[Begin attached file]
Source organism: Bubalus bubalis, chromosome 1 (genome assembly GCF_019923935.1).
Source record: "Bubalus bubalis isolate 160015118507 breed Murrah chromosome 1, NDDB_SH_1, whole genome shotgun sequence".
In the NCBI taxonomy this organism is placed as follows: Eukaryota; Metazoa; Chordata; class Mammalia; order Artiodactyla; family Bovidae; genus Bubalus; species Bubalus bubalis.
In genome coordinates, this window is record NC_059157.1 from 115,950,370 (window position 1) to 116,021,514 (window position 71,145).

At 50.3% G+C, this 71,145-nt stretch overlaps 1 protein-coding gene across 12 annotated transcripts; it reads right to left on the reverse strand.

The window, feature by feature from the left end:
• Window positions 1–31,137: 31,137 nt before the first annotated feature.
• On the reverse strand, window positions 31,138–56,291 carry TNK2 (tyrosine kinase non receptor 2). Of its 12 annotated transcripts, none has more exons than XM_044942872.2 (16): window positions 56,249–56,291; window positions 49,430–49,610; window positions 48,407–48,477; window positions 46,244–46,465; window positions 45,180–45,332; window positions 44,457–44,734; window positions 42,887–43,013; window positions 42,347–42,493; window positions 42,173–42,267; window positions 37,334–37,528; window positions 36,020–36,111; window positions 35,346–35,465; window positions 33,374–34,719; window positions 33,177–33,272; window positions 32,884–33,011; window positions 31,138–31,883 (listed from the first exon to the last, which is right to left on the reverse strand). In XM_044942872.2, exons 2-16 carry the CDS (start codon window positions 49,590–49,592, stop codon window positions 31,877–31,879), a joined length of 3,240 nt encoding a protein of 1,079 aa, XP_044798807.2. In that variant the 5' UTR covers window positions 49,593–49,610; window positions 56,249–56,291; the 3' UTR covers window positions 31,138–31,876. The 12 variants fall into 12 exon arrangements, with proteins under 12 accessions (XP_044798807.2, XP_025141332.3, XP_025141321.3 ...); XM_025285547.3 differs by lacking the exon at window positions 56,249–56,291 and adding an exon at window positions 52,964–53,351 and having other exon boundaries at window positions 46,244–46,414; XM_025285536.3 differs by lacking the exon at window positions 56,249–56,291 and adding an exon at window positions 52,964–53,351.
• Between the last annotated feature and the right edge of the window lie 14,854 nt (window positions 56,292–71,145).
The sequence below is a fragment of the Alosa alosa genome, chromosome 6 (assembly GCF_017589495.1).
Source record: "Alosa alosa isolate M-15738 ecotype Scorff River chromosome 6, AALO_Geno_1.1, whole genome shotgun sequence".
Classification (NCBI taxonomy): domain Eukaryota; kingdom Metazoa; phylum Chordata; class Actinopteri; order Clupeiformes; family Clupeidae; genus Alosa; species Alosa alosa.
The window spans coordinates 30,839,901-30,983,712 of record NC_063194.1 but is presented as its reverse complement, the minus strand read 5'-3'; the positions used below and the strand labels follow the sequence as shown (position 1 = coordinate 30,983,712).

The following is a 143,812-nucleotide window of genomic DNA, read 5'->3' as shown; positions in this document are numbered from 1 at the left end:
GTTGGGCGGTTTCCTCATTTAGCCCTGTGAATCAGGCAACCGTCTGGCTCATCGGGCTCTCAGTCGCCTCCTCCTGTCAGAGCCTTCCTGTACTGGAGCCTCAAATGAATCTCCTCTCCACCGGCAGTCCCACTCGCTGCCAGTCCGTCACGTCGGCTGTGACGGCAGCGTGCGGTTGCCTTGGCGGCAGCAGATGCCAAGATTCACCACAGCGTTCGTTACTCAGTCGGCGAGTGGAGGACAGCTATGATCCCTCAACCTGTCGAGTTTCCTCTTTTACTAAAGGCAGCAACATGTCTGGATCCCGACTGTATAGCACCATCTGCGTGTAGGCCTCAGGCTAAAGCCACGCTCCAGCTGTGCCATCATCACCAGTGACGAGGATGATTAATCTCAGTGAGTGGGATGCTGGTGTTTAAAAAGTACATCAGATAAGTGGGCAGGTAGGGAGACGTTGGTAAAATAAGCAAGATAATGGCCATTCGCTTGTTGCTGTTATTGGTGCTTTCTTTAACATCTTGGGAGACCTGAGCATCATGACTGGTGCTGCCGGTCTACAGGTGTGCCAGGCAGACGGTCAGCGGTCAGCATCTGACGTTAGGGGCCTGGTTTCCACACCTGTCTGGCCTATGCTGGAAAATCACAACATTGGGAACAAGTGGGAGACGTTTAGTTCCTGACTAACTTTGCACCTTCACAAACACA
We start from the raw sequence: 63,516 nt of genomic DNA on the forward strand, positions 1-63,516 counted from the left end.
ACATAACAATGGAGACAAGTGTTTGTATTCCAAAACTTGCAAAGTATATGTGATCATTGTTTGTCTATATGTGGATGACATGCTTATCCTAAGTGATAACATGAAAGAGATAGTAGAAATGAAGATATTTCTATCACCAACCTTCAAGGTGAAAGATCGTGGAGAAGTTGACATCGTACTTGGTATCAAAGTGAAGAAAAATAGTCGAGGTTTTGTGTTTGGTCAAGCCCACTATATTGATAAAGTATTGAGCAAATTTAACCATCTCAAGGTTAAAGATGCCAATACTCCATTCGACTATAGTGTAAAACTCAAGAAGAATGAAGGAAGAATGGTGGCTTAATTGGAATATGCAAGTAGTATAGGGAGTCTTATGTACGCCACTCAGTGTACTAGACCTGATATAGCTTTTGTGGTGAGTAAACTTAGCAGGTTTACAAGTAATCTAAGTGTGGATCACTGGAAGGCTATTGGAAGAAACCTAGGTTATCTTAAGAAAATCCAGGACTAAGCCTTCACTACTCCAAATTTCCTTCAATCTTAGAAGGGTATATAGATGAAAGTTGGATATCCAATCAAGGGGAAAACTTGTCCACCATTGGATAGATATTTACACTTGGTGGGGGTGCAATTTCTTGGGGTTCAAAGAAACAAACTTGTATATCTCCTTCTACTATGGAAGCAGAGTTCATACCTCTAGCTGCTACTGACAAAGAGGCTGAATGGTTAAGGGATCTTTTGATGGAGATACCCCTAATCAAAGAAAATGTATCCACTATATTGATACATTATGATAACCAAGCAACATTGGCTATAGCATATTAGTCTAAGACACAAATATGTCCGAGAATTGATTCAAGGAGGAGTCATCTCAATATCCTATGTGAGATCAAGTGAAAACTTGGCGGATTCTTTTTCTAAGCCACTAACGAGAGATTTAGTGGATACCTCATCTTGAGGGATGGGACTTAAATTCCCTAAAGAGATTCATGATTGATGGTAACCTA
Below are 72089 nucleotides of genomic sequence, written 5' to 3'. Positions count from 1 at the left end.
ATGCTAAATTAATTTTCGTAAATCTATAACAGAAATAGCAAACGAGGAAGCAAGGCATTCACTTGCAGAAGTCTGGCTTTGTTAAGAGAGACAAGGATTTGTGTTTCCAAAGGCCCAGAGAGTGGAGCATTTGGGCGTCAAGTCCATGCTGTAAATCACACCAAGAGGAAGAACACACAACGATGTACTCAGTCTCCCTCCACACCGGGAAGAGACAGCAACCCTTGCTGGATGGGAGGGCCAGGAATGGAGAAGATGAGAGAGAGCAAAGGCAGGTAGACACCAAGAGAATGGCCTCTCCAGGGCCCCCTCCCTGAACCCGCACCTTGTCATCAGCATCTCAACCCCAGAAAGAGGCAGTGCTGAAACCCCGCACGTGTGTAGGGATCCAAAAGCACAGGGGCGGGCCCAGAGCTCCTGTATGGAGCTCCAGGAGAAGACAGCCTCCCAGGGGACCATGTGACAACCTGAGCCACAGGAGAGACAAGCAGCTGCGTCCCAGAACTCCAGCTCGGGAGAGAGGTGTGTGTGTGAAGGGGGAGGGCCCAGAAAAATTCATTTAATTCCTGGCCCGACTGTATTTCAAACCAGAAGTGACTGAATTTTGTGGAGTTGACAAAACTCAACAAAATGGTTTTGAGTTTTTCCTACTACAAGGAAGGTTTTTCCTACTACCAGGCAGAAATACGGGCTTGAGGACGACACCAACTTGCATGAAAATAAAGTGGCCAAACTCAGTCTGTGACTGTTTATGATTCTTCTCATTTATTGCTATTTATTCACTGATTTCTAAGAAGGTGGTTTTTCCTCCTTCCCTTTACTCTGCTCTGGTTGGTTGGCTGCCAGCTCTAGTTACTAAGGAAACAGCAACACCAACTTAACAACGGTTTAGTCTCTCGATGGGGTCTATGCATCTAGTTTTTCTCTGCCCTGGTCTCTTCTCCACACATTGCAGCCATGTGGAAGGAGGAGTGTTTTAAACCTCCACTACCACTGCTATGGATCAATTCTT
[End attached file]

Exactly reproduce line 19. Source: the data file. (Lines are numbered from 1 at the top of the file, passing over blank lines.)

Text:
ATGCTAAATTAATTTTCGTAAATCTATAACAGAAATAGCAAACGAGGAAGCAAGGCATTCACTTGCAGAAGTCTGGCTTTGTTAAGAGAGACAAGGATTTGTGTTTCCAAAGGCCCAGAGAGTGGAGCATTTGGGCGTCAAGTCCATGCTGTAAATCACACCAAGAGGAAGAACACACAACGATGTACTCAGTCTCCCTCCACACCGGGAAGAGACAGCAACCCTTGCTGGATGGGAGGGCCAGGAATGGAGAAGATGAGAGAGAGCAAAGGCAGGTAGACACCAAGAGAATGGCCTCTCCAGGGCCCCCTCCCTGAACCCGCACCTTGTCATCAGCATCTCAACCCCAGAAAGAGGCAGTGCTGAAACCCCGCACGTGTGTAGGGATCCAAAAGCACAGGGGCGGGCCCAGAGCTCCTGTATGGAGCTCCAGGAGAAGACAGCCTCCCAGGGGACCATGTGACAACCTGAGCCACAGGAGAGACAAGCAGCTGCGTCCCAGAACTCCAGCTCGGGAGAGAGGTGTGTGTGTGAAGGGGGAGGGCCCAGAAAAATTCATTTAATTCCTGGCCCGACTGTATTTCAAACCAGAAGTGACTGAATTTTGTGGAGTTGACAAAACTCAACAAAATGGTTTTGAGTTTTTCCTACTACAAGGAAGGTTTTTCCTACTACCAGGCAGAAATACGGGCTTGAGGACGACACCAACTTGCATGAAAATAAAGTGGCCAAACTCAGTCTGTGACTGTTTATGATTCTTCTCATTTATTGCTATTTATTCACTGATTTCTAAGAAGGTGGTTTTTCCTCCTTCCCTTTACTCTGCTCTGGTTGGTTGGCTGCCAGCTCTAGTTACTAAGGAAACAGCAACACCAACTTAACAACGGTTTAGTCTCTCGATGGGGTCTATGCATCTAGTTTTTCTCTGCCCTGGTCTCTTCTCCACACATTGCAGCCATGTGGAAGGAGGAGTGTTTTAAACCTCCACTACCACTGCTATGGATCAATTCTT